|No owners means - no heartbreak!|
So said the conclusion of the paper by Yong Gan and colleagues  (open-access) and their synthesis of the peer-reviewed literature on the topic of heart health and depression. Granted, such findings are probably not particularly great news to anyone with depression, but as per similar research on health and psychology discussed on this blog (see here), getting the message out is often an important first stage in doing something about mitigating any enhanced risk.
Glancing through some of the previous entries on this blog covering depression - in all its different forms - I realise that this is a topic which has already been raised in a previous entry (see here). In that case based on the study by Amit Shah and colleagues  the suggestion was that: "In adults younger than 40 years, depression and history of attempted suicide are significant independent predictors of premature CVD [cardiovascular disease] and IHD [ischemic heart disease] mortality in both sexes." Again, slightly sombre reading.
"Participants with depression, compared with those free of it, experienced a significant
increased risk of 30% for CHD and MI. Furthermore, the association remained significant in
the groups adjusted for potential confounders, such as lifestyle factors and socio-demographic
factors." An important summary from Gan and colleagues highlighting how, whilst their data did point to an increased risk of CHD and MI in relation to depression, one has to be slightly careful in how one communicates the words 'increased risk' and what a 30% risk might translate into in the real world.
Without exceeding the scope of this blog, and in particular my caveats about not giving anything that looks, sounds or smells like medical or clinical advice, I was interested in some discussion by Gan on the potential role of antidepressants to "reduce the risk of development of CHD." They suggested that it may not be as easy as such intervention just impacting on heart health as well as psychological health even though other studies have suggested some beneficial effect  to be had from certain antidepressants. I've talked before on this blog about depression and some of the slightly more alternative ways that have been put forward to manage symptoms as per the rise and rise of something like anti-inflammatory strategies for example (see here). If for example, one is to assume that exercise (also included in that post on potential strategies to manage depression) might also be a potentially important tool for at least some types of depression, might it also have some effect to mitigate risk of adverse heart conditions too?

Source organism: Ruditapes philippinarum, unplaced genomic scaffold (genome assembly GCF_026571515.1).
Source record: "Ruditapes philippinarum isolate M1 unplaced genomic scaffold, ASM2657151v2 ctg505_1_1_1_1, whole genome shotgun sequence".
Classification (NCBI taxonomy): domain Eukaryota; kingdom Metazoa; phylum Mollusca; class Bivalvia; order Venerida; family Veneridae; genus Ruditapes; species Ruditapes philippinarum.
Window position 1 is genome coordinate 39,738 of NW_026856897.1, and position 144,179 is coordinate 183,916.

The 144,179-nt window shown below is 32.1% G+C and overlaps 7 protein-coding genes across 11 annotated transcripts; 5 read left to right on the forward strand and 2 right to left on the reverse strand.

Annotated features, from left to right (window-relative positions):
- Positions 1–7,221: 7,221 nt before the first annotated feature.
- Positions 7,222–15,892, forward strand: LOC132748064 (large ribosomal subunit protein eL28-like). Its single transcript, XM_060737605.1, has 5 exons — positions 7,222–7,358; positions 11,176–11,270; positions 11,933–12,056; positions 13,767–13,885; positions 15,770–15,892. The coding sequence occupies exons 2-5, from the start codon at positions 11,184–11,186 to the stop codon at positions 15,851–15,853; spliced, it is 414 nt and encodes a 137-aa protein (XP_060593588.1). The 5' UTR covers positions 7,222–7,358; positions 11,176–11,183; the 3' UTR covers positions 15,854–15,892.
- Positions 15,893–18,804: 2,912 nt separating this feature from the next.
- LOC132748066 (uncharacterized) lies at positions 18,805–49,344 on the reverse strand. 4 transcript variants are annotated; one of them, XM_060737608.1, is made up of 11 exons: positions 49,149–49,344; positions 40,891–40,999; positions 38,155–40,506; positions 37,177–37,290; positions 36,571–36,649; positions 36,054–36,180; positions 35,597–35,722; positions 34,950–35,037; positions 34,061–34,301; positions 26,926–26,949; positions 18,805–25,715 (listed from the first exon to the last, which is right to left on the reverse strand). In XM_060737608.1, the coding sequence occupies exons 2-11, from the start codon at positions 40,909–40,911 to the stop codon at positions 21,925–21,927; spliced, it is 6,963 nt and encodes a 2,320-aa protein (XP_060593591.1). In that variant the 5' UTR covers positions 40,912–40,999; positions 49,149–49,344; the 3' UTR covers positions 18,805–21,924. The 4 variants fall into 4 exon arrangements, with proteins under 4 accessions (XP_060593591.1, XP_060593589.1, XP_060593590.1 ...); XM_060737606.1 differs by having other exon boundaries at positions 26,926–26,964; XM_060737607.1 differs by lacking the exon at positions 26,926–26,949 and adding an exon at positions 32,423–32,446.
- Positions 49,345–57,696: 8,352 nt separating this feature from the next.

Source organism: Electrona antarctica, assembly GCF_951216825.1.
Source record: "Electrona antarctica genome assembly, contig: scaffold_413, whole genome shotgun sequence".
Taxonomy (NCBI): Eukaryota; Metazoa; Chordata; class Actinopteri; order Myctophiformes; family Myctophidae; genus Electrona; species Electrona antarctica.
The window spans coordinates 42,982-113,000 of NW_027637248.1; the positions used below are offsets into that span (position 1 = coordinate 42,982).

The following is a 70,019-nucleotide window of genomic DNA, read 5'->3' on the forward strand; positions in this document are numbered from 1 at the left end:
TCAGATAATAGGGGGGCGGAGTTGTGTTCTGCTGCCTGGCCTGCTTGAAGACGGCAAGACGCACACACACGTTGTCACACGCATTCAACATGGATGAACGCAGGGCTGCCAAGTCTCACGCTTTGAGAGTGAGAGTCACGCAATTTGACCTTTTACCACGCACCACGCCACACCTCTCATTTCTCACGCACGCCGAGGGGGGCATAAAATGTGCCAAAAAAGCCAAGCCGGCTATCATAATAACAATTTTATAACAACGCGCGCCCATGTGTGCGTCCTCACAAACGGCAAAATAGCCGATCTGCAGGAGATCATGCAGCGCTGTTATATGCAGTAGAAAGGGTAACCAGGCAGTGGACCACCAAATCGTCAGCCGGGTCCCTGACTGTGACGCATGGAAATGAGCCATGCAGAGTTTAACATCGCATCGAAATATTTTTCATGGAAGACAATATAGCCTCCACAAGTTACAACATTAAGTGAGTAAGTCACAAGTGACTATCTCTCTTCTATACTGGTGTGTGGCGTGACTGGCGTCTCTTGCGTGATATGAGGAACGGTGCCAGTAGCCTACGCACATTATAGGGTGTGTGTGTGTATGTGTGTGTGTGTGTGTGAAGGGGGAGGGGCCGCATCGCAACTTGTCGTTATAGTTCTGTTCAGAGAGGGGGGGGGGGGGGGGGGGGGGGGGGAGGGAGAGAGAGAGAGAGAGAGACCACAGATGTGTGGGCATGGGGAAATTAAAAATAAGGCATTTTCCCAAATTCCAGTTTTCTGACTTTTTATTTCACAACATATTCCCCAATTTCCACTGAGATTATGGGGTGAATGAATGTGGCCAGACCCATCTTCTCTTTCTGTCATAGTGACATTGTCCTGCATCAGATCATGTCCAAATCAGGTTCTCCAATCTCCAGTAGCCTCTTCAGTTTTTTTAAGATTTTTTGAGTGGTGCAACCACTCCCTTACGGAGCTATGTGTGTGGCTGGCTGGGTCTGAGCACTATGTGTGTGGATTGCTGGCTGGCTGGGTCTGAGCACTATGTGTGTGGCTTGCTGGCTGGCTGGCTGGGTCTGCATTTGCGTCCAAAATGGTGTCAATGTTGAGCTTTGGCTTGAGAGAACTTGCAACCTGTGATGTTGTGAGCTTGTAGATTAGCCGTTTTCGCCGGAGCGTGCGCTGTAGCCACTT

Music to close. When footballers sing.... Glenn & Chris - Diamond Lights (in the 1980s).
 Gan Y. et al. Depression and the risk of coronary heart disease: a meta-analysis of prospective cohort studies. BMC Psychiatry 2014, 14:371
 Shah AJ. et al. Depression and history of attempted suicide as risk factors for heart disease mortality in young individuals. Archives of General Psychiatry. 2011: 68: 1135-1142.
 Pizzi C. et al. Meta-analysis of selective serotonin reuptake inhibitors in patients with depression and coronary heart disease. Am J Cardiol. 2011 Apr 1;107(7):972-9.
Gan Y, Gong Y, Tong X, Sun H, Cong Y, Dong X, Wang Y, Xu X, Yin X, Deng J, Li L, Cao S, & Lu Z (2014). Depression and the risk of coronary heart disease: a meta-analysis of prospective cohort studies. BMC psychiatry, 14 (1) PMID: 25540022
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